OPEC: Deal, Under Stress, but Intact

Published on November 28, 2016
SGH Insight
We still believe an OPEC agreement for up to 1 million barrels per day in total announced production cuts — built around firm output cuts of as much as 800,000 bpd by Saudi Arabia, Kuwait, and the United Arab Emirates — and supported by the cooperation of Russia in freezing its current output, is, on balance, still more likely than not at the Summit in Vienna this week.
Market Validation
(Bloomberg 12/1/16) Oil traded above $50 and crude producers rose after OPEC approved its first supply cuts in eight years, with the focus now shifting to how strictly the group will implement the deal. Futures advanced 2.6 percent in New York. Prices surged 9.3 percent Wednesday, the largest gain since February amid record volumes. OPEC agreed to reduce collective production by 1.2 million barrels a day to 32.5 million and Russia pledged a cut of 300,000.

The crude oil market has been whipsawed by a flurry of contrasting headlines and misinterpreted or just plain badly reported news stories in recent days, and indeed, as OPEC’s high stakes Summit meeting draws near, the positioning and posturing of the key oil powers may only intensify in the coming two days.

The details are still in play at this point in the negotiations — this is OPEC after all — and in some sense there is nothing until there is everything. But for now, we would stress two key takeaways:

*** First, we still believe an OPEC agreement for up to 1 million barrels per day in total announced production cuts — built around firm output cuts of as much as 800,000 bpd by Saudi Arabia, Kuwait, and the United Arab Emirates — and supported by the cooperation of Russia in freezing its current output, is, on balance, still more likely than not at the Summit in Vienna this week. ***

*** But second, we would also caution it is by all means not a done deal yet, and it could still fail at the eleventh hour due, namely, to the ongoing, bitter rivalry between Saudi Arabia and Iran. We do think the probabilities are low, albeit higher than they were a few days ago in that the differences have nothing to do with barrels, but which side is making public concessions to the other. ***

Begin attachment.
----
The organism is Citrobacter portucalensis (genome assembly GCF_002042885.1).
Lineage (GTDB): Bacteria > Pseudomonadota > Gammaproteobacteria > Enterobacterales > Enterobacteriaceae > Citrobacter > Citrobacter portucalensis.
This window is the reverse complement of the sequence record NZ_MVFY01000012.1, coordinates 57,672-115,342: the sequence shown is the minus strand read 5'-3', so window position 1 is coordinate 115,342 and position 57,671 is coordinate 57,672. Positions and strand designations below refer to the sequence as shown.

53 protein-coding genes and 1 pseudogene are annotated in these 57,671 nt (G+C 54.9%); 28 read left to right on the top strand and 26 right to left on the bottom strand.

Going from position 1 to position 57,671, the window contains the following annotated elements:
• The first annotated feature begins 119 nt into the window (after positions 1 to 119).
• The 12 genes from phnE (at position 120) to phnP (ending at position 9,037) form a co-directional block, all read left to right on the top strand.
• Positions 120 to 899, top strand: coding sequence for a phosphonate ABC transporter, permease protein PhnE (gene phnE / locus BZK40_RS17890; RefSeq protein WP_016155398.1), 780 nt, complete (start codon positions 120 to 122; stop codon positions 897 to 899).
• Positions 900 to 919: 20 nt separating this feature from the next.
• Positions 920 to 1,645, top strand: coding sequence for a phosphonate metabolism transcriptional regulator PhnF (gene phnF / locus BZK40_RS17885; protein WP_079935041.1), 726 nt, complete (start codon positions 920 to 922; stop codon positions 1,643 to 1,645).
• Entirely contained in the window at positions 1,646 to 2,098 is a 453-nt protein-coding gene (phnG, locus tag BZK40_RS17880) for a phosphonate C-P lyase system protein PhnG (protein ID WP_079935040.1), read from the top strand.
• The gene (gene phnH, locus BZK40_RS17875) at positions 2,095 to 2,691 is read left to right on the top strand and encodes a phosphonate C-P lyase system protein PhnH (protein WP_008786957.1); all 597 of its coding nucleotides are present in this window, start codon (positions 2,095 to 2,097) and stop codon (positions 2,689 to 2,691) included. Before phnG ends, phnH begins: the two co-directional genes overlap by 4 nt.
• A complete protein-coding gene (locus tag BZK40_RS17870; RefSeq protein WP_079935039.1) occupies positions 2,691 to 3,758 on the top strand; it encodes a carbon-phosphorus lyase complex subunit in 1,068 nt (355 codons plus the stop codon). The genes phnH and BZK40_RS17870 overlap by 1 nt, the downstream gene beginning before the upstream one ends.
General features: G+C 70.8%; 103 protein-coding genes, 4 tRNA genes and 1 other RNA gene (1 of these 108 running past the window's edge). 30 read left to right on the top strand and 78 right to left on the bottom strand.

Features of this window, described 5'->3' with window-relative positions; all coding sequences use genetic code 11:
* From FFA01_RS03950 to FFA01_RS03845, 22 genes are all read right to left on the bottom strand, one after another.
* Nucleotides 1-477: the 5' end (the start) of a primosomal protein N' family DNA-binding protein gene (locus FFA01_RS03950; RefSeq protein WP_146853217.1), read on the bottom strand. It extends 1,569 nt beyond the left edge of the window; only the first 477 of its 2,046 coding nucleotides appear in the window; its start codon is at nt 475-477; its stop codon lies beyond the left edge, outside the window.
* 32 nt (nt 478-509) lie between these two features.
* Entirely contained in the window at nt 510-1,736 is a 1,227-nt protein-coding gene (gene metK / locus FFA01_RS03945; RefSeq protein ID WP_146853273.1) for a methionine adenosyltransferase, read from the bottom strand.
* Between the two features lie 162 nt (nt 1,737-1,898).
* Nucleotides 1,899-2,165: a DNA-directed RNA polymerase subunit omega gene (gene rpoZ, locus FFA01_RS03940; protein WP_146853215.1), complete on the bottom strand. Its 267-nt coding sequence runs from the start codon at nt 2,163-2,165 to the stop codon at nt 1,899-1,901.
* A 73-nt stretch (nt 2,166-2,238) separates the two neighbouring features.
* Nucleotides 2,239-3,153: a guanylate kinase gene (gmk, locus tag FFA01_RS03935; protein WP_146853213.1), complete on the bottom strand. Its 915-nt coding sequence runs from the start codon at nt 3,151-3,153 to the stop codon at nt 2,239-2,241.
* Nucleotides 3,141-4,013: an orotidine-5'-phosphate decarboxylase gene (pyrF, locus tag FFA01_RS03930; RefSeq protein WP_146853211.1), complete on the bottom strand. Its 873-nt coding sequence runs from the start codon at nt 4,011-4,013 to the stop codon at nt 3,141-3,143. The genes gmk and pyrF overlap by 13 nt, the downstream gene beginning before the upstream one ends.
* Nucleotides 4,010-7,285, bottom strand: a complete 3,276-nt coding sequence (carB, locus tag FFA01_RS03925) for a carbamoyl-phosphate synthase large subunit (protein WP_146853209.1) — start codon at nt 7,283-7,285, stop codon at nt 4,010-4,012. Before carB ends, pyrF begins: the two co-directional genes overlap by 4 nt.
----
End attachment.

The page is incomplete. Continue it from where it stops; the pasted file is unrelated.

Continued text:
Saudi Concessions – and Leverage

The Saudis have privately given in to Iran on the principle of a “partial” exemption to new OPEC quotas and apportioned output cuts until it reaches pre-sanction levels, but the question remains at what level: the Iranians are brooking no compromise below 4.2 million bpd while the Saudis are insisting on 3.8 million bpd.

We believe the Riyadh will concede to the higher output figure demanded by Tehran — the Iranians lack the capacity to go any higher any time soon in any case — but the Saudis will condition it on a public agreement by the Iranians to freeze their output at the pre-sanction levels and to agree to the principle of a hard quota and potential cut at the June OPEC meeting.

The ongoing OPEC meetings have been boosted by reports that the Iraqis, who had wanted a total exemption in production cuts, are now willing to consider a production freeze at 4.54 million bpd with the probability of a nominal cut.

Senior Saudi officials see the OPEC agreement as a two step process, with June next year, not November this year, as the pivotal, watershed meeting. By then, Iran must fully participate in the output cuts like the rest of OPEC, perhaps by then even including Nigeria and Libya. But the key bet is rising global demand that may do as much or more to rebalance the oil markets.

And if the Iranians, or the rest of OPEC for that matter, are failing to abide to the agreement reached in Vienna this week, the Kingdom will make clear its intention to return to its maximum market share strategy by ramping up the spare capacity it asserts amounts to as much as 2.5 million bpd, with the prices left to settle where the market dictates.

Russian Participation, Clarifying al-Falih

One additional point of widely reported risk to the OPEC agreement has been whether the Russians will agree to production cuts. That is highly unlikely, but more importantly, in the talks between Riyadh and Moscow, the Russians were never asked nor expected to cut output, but only to freeze current record levels in the near term and to maintain supportive public rhetoric, which they have.

That the Russians are “cutting” by not increasing by the planned 300,000 bpd next year is a stretch of the meaning of a cut by anyone’s definition, but it is the necessary sort of public rhetoric that meets the Saudi conditions for their own major output cuts in November.